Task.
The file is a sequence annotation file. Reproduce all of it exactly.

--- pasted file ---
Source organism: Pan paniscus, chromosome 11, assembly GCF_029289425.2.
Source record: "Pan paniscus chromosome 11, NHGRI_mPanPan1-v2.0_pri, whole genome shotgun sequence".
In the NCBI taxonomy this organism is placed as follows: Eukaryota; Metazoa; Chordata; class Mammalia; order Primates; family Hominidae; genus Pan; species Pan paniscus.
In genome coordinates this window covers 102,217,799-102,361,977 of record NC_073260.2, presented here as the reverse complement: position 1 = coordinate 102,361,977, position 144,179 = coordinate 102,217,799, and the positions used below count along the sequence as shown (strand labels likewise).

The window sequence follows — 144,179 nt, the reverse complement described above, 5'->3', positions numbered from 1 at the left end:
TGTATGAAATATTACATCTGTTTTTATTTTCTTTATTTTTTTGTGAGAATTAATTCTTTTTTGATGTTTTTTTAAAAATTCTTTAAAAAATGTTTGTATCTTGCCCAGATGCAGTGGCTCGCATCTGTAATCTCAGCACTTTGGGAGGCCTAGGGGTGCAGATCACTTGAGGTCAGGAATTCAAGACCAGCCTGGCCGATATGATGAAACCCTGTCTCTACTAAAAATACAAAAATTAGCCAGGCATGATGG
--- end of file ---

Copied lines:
Source organism: Pan paniscus, chromosome 11, assembly GCF_029289425.2.
Source record: "Pan paniscus chromosome 11, NHGRI_mPanPan1-v2.0_pri, whole genome shotgun sequence".
In the NCBI taxonomy this organism is placed as follows: Eukaryota; Metazoa; Chordata; class Mammalia; order Primates; family Hominidae; genus Pan; species Pan paniscus.
In genome coordinates this window covers 102,217,799-102,361,977 of record NC_073260.2, presented here as the reverse complement: position 1 = coordinate 102,361,977, position 144,179 = coordinate 102,217,799, and the positions used below count along the sequence as shown (strand labels likewise).

The window sequence follows — 144,179 nt, the reverse complement described above, 5'->3', positions numbered from 1 at the left end:
TGTATGAAATATTACATCTGTTTTTATTTTCTTTATTTTTTTGTGAGAATTAATTCTTTTTTGATGTTTTTTTAAAAATTCTTTAAAAAATGTTTGTATCTTGCCCAGATGCAGTGGCTCGCATCTGTAATCTCAGCACTTTGGGAGGCCTAGGGGTGCAGATCACTTGAGGTCAGGAATTCAAGACCAGCCTGGCCGATATGATGAAACCCTGTCTCTACTAAAAATACAAAAATTAGCCAGGCATGATGG